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Report: HBCUs generate $14.8B in economic impact

By Stacy M. Brown (NNPA Newswire Contributor)

Historically Black Colleges and Universities (HBCUs) generate $14.8 billion in economic impact annually, according to a stunning new report by the United Negro College Fund (UNCF).

The landmark study titled, “HBCUs Make America Strong: The Positive Economic Impact of Historically Black Colleges and Universities,” said that public HBCUs account for $9.6 billion of that total economic impact, while private HBCUs account for $5.2 billion.

“The estimate includes direct spending by HBCUs on faculty, employees, academic programs and operations, and by students attending the institutions, as well as the follow-on effects of that spending,” the report said.

The combined economic impact is equivalent to a top 200 ranking on the Fortune 500 list of America’s largest corporations.

“The presence of an HBCU means a boost to economic activity, on and off—and even well beyond—campus. Stronger growth, stronger communities, more jobs and a more talented workforce,” UNCF authors wrote in the report.

Fact sheets for the economic impact of individual HBCUs are available at

According to the UNCF report, Howard University generates $1.5 billion in total economic impact and 9,591 jobs for its local and regional economies.

“Every dollar spent by Howard University and its students produces positive economic benefits, generating $1.58 in initial and subsequent spending for its local and regional economies.

The study, conducted by the University of Georgia’s Terry College of Business Selig Center for Economic Growth, found that Hampton University generated $270 million in total economic impact and 2,249 jobs for its local and regional economies.

“For each job created on campus, another 1.7 public- and private-sector jobs are created off campus because of Hampton University-related spending,” study said. “Looked at in a different way: Each $1 million initially spent by Hampton University and its students creates 11 jobs.”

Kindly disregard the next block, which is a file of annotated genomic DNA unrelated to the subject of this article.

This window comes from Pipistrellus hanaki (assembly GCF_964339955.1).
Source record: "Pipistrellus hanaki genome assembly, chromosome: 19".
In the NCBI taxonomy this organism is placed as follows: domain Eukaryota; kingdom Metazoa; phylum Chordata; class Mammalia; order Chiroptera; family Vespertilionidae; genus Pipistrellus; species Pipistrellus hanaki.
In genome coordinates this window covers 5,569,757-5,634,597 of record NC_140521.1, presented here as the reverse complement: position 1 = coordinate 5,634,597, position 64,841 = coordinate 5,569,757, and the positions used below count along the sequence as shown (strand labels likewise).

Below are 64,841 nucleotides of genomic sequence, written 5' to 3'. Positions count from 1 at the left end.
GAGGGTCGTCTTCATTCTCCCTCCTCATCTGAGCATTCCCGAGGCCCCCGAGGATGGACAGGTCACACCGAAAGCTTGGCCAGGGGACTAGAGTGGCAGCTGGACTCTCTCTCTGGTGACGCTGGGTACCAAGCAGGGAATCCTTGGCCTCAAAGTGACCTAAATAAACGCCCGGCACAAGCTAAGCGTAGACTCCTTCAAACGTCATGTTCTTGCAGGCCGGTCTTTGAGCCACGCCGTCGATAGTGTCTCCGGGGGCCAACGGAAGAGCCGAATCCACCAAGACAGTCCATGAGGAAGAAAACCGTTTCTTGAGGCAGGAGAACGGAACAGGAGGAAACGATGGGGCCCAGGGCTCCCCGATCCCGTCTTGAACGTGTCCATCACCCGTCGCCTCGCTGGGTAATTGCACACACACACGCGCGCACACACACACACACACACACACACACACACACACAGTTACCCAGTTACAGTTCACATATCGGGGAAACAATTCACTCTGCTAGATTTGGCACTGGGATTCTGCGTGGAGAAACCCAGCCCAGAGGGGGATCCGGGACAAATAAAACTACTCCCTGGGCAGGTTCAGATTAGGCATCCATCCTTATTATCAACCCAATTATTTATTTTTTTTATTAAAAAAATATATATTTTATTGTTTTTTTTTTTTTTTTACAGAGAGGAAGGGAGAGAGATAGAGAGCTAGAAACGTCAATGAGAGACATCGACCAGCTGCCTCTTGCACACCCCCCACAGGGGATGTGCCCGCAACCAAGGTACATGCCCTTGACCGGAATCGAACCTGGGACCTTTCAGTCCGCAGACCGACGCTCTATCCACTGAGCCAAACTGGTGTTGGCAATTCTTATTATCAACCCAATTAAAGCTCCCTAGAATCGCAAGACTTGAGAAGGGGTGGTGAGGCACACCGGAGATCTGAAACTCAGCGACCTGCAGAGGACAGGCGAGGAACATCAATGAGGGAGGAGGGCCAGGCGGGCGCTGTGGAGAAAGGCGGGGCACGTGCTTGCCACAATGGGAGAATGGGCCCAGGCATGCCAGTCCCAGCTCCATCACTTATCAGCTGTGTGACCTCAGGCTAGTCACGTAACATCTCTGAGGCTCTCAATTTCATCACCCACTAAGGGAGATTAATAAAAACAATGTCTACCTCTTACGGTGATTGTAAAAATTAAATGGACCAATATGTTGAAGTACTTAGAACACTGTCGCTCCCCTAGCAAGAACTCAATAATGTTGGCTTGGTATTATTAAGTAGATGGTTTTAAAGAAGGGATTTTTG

While Morehouse College generated a total economic impact of $188 Million and 1,580 jobs. Spelman College accounted for $199 million in total economic impact and 1,625 Jobs.

North Carolina A&T State University generated $488 million in total economic impact and 4,325 jobs for its local and regional economies.

“It’s the first time that we’ve had a study conducted by such a professional institution to recognize the importance of HBCUs and particularly the impact on our community,” Miles College President Dr. George T. French, Jr., told the NNPA Newswire. “We’ve talked in general terms, but to quantify this is important so that our partners can understand the value of our institution. It’s a win-win for our region and for government partners who look to partner with us.”

The report revealed that the 1,634-student Alabama school generated $67 million for its local region. Each $1 million initially spent by Miles College and its students creates 16 jobs, according to the report.

“It’s eye-opening and, in addition to the 730 jobs created, there’s a 1-to-1 match for every full-time job at Miles, we create another job in our region,” French said. “So, we have about 377 employees on campus, but because of that, we’ve created 350 off-campus jobs.”

The benefits flow to Miles College’s graduates, who’ll enter the workforce with sharper skills and vastly enhanced earning prospects, according to the report.

As an example, the 196 Miles College graduates from 2014 can expect total earnings of $497 million over their lifetimes—a stunning 77 percent more than they could expect to earn without their college credentials.

“What you’re looking at is, when you round it to 200 students, they already have over $2 million more in earning potential in their careers which increases by $1.1 million, because of having a degree from Miles College,” French said. “I think it’s important to have this conversation for young people, who must decide if college is worth it. At the end of the day, it’s a great economic decision.”

The figures also allow college officials to approach state and local government officials, when funding for recruitment and other programs are needed, French said.

French said, adding that because of the report he believes the city will be even more cooperative with Miles College.

“With this study, we can go to the government and say we need additional money for cutting-edge programs and recruitment,” he said. “We’ve requested and will have a meeting with the city to compare our master plan with what the city is doing. Here we are, this economic engine with a $52 million annual budget and we can help this city with its master planning and their master plan may intersect with what we’re doing.”



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